TECH DEALS: NBN Co's multicast rethink

NBN Co looks ready to compromise on the entry-level access fees for its multicast service, meanwhile Paypal gets some Aussie competition.

NBN Co might not be on the same page as the retail service providers (RSPs) when it comes to the Special Access Undertaking (SAU) but it has reportedly decided to take a far more conciliatory approach with regards to the pricing of its multicast product, a feature that allows an ISP to deliver video and interactive services to its fibre-connected customers.

Telcos were given their first glimpse of the multicast product in August last year and with the official launch of the service slated for the middle of this year The Australian Financial Review reports that the entry-level access fees for the service have been reduced.

Before we go any further, here’s a quick primer about what multicast is all about. Basically, it’s a protocol that replicates a stream across a network to the specific endpoints, in this case 121, eliminating the need to send multiple streams of the same thing to different end points. Ordinarily, if 100 people want to see the same content at 5Mbps a second, the server would need to pump out a 500 Mbps stream. Under Multicast, only one stream needs to be sent out, which is then duplicated by the network.

The key benefits of the feature is the significant bandwidth savings for the delivery of one-to-many services and in turn enable more cost effective delivery of services such as Internet Protocol Television (IPTV) and other video content.

The original pricing regime consists of two components:  the price for the Multicast Access Virtual Circuit (MAVC), which is the cost of getting the connection, and the price for the Multicast Domain- the cost of streaming all the content into a home of a customer.

Under the terms of the regime, RSPs need to pay $5 a month per user for a 20Mbps allocation on the MAVC, with an additional allocation of $5 per extra 10Mbps up to 60Mbps. Meanwhile, the Multicast Domain is priced at $2.50 per Mbps per month, with RSPs paying $250 per month per 100 megabits per second (Mbps) capacity for 121 point of interconnect.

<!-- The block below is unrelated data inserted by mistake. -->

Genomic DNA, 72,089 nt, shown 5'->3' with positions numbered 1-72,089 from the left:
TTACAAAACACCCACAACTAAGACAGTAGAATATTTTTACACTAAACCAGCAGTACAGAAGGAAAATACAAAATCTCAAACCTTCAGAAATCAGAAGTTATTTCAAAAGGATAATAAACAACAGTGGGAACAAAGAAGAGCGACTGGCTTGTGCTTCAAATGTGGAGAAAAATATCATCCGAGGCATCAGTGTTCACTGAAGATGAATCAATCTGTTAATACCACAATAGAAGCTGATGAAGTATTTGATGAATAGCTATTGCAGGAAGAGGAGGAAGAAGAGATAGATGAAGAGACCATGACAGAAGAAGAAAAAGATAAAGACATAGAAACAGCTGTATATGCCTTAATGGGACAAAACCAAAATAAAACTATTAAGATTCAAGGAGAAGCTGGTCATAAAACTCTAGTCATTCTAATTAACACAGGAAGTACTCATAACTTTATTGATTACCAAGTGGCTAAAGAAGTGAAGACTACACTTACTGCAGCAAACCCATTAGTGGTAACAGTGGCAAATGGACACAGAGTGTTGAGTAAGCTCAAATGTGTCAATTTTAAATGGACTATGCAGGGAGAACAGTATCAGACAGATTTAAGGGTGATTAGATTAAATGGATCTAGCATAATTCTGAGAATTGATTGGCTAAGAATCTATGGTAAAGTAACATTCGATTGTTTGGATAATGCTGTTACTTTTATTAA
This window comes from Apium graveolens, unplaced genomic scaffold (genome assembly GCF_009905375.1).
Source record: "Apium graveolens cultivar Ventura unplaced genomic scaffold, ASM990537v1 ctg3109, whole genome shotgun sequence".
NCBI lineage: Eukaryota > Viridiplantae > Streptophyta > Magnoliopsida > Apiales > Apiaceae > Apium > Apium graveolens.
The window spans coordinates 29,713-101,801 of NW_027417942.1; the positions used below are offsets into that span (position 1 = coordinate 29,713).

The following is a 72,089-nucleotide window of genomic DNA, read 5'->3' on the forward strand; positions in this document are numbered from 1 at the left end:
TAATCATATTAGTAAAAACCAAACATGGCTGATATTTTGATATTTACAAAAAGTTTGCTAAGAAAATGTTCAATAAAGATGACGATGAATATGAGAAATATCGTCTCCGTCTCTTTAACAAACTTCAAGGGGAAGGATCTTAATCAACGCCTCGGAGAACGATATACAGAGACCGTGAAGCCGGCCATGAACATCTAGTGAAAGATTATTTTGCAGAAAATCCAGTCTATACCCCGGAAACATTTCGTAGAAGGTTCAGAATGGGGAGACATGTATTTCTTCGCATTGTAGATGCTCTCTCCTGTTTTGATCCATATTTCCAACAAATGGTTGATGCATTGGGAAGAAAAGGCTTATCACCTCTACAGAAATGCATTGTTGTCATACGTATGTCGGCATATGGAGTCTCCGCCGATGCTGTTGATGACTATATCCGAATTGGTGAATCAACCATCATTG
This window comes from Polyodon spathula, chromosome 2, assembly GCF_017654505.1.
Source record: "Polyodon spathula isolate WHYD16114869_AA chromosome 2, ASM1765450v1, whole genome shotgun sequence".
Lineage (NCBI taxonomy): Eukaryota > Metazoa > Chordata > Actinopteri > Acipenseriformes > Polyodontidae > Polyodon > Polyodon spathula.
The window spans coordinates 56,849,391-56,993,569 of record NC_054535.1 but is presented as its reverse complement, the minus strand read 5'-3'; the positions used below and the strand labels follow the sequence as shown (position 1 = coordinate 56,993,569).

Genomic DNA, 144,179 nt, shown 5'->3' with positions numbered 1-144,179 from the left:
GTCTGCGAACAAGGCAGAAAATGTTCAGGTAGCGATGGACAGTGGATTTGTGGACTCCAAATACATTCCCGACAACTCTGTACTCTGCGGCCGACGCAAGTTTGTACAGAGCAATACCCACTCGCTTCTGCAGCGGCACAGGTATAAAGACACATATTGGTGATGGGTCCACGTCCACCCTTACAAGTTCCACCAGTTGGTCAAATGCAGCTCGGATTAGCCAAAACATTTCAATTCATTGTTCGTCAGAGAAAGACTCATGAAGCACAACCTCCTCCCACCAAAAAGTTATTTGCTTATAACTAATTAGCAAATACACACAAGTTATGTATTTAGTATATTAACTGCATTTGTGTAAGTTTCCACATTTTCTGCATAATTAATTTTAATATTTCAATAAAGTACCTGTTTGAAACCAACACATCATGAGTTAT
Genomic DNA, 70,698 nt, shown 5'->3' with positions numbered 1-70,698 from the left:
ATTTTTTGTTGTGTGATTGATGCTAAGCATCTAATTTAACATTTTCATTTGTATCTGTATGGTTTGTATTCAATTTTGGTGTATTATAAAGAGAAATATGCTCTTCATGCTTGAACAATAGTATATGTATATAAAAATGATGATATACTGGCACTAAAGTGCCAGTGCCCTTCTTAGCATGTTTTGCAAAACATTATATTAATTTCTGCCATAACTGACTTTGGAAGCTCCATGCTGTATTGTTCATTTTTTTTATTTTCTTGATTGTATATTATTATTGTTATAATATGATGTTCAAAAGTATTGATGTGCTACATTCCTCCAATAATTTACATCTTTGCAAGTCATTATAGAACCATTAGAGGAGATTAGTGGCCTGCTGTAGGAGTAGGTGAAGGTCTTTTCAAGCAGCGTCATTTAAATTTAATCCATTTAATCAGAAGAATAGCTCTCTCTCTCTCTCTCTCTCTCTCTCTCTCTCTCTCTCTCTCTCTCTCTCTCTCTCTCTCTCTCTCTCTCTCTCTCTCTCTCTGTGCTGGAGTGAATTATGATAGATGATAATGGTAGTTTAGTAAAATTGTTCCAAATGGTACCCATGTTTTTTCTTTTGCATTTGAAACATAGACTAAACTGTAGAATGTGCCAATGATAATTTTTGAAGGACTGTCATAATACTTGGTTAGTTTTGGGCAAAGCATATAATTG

The main problem raised by the telcos - most significantly Internode’s Simon Hackett - was that a minimum price of $5 per user for a 20Mbps connection was going to be too high a cost for RSPs.

Then there is the issue of the domain pricing, $250 a month for every 100 Mbps per second channel per PoI. So the streaming costs at $250 a month for every one of the 121 NBN PoI is going to cost a provider $30,250 a month.

As far as the telcos and the likes of Foxtel and Fetch TV are concerned the original pricing has always been suited to a premium product and will not encourage the take up which is critical for the development of the service. Internode was one of the first to propose changes to the pricing structure with Simon Hackett pushing for a structure that delivered “a more fine grained control over the granularity of capacity purchased by an RSP”, and the AFR report suggests that other telcos and pay TV providers have also been busy behind the scenes.

Dropping the unit cost is perhaps the first and easiest thing that NBN Co can do to encourage take –up, or at least create an environment to give the technology a chance. Cutting the entry-level MAVC prices should encourage the entry of new entrants because the current industry is chugging along at 3 Mbps per second, that’s what is delivered over Fetch TV, for standard-definition programming. The problem isn’t the unit cost per megabit but the fact that at $5 for 20 Mbps most RSPs won’t be especially keen to pay that price unless there is sufficient demand from customers. The original pricing regime, with regards to domain costs, also effectively leaves smaller ISPs in the cold. Internode’s Simon Hackett told ZDNet in August last year that to make multicasting work an ISP would need at least 12,000 users at each service area to bring the wholesale pricing down to $10 per user.

So without scale a provider has no chance and that in turn is bad news for Fetch TV and Foxtel’s ambitions in the IPTV space. Of course the NBN has always been about scale hence the consolidation merry-go-round in the Australian telco sector which hasn’t ended just yet. However, NBN Co’s reported decision to revisit the pricing of the service should be seen as a fruitful compromise by RSPs and IPTV providers.

Flexigroup gets ready to take on PayPal 

Moving to the mobile payment space, local financial services company, Flexigroup is taking on PayPal with the launch of its Paymate OnTheGo payment option.  The product - aimed directly at the local small business sector - turns a smartphone into a credit card reader or a mobile cash register.

Flexigroup’s launch follows in the footsteps of PayPal which launched PayPal Here in March. Just like PayPal Here, Flexigroup’s Paymate utilises a mobile application and a lightweight encrypted card reader, dubbed Swiper, which costs $20.